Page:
State laws designed to prevent dangerous drinking behaviors do not appear to have that effect, according to a study published in Alcoholism: Clinical and Experimental Research. Alcohol exclusion laws allow insurance companies to deny payment for injuries caused by alcohol consumption and were adopted more than seventy years ago to prevent problem drinking and related insurance costs. But a rigorous analysis of drinking behaviors found no evidence that repealing these laws increases alcohol consumption or binge drinking. Previous reports have found these laws to be a barrier to screening and treatment for alcohol issues, resulting in billions of dollars in added healthcare costs.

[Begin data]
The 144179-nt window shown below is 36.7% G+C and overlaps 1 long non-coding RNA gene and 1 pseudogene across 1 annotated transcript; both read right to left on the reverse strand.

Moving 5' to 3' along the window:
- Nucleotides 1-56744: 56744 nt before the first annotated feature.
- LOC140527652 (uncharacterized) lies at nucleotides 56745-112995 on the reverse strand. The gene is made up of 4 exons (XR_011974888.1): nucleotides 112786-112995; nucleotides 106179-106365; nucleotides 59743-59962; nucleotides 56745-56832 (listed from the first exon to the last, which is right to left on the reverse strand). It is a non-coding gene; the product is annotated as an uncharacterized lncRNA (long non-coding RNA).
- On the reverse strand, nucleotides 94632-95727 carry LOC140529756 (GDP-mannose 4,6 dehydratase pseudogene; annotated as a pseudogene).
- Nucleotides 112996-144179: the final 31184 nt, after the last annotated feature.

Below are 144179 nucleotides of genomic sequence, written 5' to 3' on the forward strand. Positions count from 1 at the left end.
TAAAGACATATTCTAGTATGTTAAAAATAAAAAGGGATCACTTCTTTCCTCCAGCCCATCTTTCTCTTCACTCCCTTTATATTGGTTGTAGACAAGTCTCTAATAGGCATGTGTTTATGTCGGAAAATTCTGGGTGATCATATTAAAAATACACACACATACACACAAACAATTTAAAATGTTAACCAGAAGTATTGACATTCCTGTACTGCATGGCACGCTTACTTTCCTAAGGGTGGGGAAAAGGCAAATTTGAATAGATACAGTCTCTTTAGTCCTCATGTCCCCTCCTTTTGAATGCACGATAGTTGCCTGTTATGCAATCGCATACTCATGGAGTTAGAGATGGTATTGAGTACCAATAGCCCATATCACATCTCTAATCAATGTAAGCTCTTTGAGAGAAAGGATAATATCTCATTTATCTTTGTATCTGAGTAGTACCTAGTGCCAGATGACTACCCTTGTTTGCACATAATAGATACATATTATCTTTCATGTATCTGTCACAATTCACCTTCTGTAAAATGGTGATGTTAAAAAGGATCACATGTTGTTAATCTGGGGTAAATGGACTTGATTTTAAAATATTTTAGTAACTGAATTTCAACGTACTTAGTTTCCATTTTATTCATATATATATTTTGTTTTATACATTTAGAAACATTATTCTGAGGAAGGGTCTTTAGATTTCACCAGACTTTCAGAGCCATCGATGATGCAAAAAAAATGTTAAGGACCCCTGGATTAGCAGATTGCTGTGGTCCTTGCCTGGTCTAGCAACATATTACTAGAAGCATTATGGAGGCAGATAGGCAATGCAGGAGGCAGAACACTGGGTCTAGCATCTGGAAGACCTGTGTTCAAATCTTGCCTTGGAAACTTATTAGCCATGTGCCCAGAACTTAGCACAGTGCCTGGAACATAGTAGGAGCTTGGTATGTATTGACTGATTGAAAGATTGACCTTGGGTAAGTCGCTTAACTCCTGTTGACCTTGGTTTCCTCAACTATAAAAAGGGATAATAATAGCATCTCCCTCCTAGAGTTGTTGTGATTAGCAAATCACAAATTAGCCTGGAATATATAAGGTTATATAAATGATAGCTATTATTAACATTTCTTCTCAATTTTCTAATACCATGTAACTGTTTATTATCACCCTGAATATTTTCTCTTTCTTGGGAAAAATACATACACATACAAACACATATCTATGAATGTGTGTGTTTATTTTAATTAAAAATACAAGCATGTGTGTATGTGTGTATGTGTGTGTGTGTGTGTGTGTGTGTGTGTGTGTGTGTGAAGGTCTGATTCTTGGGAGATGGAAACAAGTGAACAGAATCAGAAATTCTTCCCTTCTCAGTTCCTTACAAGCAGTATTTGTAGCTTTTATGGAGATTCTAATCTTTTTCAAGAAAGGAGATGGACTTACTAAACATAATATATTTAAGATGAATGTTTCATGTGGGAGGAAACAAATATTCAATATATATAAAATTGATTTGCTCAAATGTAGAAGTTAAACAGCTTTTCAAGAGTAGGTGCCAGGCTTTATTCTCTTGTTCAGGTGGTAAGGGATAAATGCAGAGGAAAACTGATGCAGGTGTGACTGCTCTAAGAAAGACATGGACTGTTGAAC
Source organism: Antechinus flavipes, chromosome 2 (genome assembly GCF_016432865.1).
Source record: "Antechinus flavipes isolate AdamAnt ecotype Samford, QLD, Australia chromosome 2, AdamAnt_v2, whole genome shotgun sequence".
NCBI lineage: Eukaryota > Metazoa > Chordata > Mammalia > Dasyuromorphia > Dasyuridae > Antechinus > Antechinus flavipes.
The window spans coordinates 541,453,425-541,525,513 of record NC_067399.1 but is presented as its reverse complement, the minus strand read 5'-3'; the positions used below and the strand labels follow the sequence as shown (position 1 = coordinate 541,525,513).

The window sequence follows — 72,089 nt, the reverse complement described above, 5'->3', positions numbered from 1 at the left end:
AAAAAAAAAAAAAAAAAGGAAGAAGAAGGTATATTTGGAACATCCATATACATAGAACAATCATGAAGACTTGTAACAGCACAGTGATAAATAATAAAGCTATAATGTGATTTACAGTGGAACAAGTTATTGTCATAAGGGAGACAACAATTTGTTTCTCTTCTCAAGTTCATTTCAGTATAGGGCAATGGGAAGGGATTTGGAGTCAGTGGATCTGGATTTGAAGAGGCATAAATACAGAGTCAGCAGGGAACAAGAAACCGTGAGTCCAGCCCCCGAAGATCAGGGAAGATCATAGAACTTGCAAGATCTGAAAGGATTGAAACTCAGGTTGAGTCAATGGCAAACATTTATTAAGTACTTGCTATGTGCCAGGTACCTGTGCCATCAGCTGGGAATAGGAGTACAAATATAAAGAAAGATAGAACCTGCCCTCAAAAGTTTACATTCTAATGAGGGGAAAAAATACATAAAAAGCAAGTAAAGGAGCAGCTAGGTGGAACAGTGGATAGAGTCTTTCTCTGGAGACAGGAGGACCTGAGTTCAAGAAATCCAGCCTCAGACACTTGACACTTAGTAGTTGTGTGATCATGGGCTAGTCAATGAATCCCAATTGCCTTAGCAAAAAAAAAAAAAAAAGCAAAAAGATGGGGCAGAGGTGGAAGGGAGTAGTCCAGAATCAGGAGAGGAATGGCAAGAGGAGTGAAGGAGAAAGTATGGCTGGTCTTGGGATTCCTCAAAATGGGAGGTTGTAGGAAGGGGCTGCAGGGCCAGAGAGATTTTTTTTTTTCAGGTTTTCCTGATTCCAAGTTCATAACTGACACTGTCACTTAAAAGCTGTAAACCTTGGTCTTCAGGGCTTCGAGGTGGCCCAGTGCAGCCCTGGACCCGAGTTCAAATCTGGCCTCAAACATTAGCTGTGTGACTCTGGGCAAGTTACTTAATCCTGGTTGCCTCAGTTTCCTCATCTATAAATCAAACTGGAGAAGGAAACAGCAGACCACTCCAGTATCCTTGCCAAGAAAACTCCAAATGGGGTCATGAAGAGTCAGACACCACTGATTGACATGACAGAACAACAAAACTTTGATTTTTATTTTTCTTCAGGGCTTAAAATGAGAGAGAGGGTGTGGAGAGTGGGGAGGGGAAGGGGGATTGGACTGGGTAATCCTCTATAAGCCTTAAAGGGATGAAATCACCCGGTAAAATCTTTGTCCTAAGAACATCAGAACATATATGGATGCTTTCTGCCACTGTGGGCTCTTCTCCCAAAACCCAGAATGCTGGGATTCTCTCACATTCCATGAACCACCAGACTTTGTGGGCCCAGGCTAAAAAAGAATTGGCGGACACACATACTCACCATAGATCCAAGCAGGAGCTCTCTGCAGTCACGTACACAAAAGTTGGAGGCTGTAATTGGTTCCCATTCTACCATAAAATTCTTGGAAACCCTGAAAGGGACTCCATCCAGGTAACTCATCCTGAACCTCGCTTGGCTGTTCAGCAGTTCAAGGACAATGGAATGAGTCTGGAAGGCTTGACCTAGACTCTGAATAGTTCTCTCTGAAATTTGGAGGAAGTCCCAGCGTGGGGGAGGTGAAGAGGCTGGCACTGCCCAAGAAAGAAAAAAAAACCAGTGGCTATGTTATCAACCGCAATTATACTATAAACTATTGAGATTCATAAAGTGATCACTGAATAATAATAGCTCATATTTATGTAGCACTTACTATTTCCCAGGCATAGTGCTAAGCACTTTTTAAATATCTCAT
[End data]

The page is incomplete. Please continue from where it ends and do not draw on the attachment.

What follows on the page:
Young children’s exposure to their mothers’ and fathers’ drinking influences their perceptions of who consumes alcohol, with “vast implications” for their own future use, a new study suggests. The study, in Alcoholism: Clinical & Experimental Research, provides compelling evidence of intergenerational transmission of drinking behaviors to children, including gender-based perceptions — the first time these effects have been demonstrated in children aged 4–8. Children’s exposure to the use of alcohol around them is known to shape their perceptions of “typical” alcohol consumption (norms). Those perceptions influence drinking initiation, usually as adolescents, and alcohol consumption over time. Recent research has shown that how much parents drink in general is less relevant in this regard than their alcohol use in the presence of children. For the new study, investigators explored how exposure to mothers’ and fathers’ drinking influences young children’s perceptions of alcohol-related n